The Balance Beam Situation

Because gymnastics is a comedy, not a drama

Tokyo 2021?

Well, that’s that then.

IOC member Dick Pound (see, it’s funny because dick means penis) spilled the beans as he usually does, this time revealing that the IOC has decided to postpone the Tokyo Olympics. Neither the IOC nor Tokyo have actually said anything official about that, but this has seemed inevitable and obvious for multiple days now, so we’re all jumping on this opportunity finally to treat it like it’s real instead of dancing around the idea.

Just yesterday, the IOC announced a four-week window in which to make a decision, but that now seems to have been more about determining the logistics of a postponement (which are many, and complicated) rather than actually deciding whether to postpone.

Even before this latest news, the Canadian and Australian committees announced that they wouldn’t send athletes to a 2020 Olympics, even if it were held, and you can be sure none of us would accept the concept of an Olympics without Ellie Black. That was the nail in the coffin.

BUT WHAT DOES IT ALL MEAN????

We don’t really know. The likely outcome at this point seems to be a one-year postponement to the summer of 2021, but even that hasn’t been confirmed. It could be a shorter postponement (unlikely). It could be a longer postponement (shut your stupid mouth). The IOC did say yesterday that cancellation was not an option, which we hope is true, but they’ve also previously said that postponement was not an option, and it’s the IOC, so…

If we do work under the assumption that a Tokyo Olympics goes ahead in the summer of 2021 (and I’m not mentally secure enough to entertain other more drastic options right now), there are several gymnastics implications to work through.

The most challenging of which, I think, is what to do about the athletes who will turn senior in 2021. Are they now eligible to compete, because the event is happening in 2021? Or is this still the 2020 Olympics (just happening a little late) and therefore must be held with the 2020 Olympics rules, which would deem those athletes too young to compete?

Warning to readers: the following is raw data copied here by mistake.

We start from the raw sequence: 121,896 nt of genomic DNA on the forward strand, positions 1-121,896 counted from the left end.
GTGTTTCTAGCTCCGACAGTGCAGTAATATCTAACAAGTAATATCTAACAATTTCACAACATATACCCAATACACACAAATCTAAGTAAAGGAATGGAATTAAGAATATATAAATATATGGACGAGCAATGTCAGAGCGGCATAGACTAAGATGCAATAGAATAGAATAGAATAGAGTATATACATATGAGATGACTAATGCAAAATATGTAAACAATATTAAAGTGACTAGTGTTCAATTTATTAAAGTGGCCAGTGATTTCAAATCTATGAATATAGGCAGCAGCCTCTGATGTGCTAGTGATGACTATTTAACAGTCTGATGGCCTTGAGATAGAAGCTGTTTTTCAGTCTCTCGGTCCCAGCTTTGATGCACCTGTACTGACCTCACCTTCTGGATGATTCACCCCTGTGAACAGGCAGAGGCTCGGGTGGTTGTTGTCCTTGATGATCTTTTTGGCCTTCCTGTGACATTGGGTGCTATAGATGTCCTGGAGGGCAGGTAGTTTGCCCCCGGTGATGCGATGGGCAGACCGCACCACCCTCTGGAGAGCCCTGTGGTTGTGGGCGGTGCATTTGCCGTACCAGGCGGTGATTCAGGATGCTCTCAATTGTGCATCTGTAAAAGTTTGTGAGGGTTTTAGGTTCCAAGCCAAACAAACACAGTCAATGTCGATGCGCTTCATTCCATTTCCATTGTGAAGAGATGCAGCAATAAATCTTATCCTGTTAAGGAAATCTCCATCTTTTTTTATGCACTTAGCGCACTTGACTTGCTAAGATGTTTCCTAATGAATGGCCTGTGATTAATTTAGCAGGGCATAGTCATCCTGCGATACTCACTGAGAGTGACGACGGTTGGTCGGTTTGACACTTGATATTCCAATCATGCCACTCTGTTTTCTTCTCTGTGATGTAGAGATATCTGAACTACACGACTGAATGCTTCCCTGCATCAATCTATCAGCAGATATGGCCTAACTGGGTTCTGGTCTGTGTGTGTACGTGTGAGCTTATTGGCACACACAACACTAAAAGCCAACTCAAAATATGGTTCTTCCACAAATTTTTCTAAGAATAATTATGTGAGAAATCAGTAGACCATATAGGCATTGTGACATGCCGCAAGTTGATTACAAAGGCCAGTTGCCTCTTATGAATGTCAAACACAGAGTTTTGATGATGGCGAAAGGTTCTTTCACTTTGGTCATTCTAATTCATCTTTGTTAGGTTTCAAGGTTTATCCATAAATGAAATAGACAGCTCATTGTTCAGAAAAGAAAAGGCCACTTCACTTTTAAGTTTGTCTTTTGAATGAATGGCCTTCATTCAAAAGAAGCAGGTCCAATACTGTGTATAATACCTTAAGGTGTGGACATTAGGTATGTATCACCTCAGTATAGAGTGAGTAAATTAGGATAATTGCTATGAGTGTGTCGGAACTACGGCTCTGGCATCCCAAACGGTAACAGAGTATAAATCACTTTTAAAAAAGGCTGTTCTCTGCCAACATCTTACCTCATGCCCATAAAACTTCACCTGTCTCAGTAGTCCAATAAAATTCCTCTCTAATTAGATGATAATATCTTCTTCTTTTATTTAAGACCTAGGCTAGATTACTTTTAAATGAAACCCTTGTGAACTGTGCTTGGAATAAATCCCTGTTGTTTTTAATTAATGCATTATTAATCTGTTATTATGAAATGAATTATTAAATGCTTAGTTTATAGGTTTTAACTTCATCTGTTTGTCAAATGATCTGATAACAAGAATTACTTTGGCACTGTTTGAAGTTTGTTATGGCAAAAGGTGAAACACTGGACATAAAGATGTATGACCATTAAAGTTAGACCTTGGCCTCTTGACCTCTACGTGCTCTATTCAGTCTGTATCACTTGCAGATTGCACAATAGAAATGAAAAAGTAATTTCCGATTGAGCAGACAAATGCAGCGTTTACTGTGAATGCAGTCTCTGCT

This is quite a significant issue to resolve because athletes like Konnor McClain, Skye Blakely, and Viktoria Listunova would be legitimate contenders to be named to teams, and win Olympic medals, if deemed eligible.

I don’t think there’s a clear-cut or obvious answer to this one. My initial instinct is always toward giving more athletes these opportunities, which is why I would lean toward allowing the 2021 seniors to compete at the Olympics, but there are major complications to that.

The biggest issue there is one of inconsistency. In pretty much every other respect, this event needs to be treated as the 2020 Olympics with the 2020 Olympic rules maintained—particularly when it comes to which code of points to use. The FIG is supposed to unveil the official 2021-2024 code of points this year, but I would strongly oppose the idea of using a new 2021 code at the Olympics, even if those Olympics are held in 2021. The Olympics is the culmination of a quadrennium and should use the rules that were in place for the entirety of that quad.

You have to use the 2017-2020 code (now 2017-2021) at this Olympics and push the next code of points to be in effect from 2022-2024. This has happened before, as the 2001-2004 code was also used in 2005 before open-ended scoring came into effect in 2006, and I don’t think is a very controversial take.

Of course you have to use the 2017-2020 code, but if you’re treating this like the 2020 Olympics in terms of the rules, do you also have to treat it like the 2020 Olympics in terms of who is age eligible?

(The more I think about that question, the more I think the answer is yes.)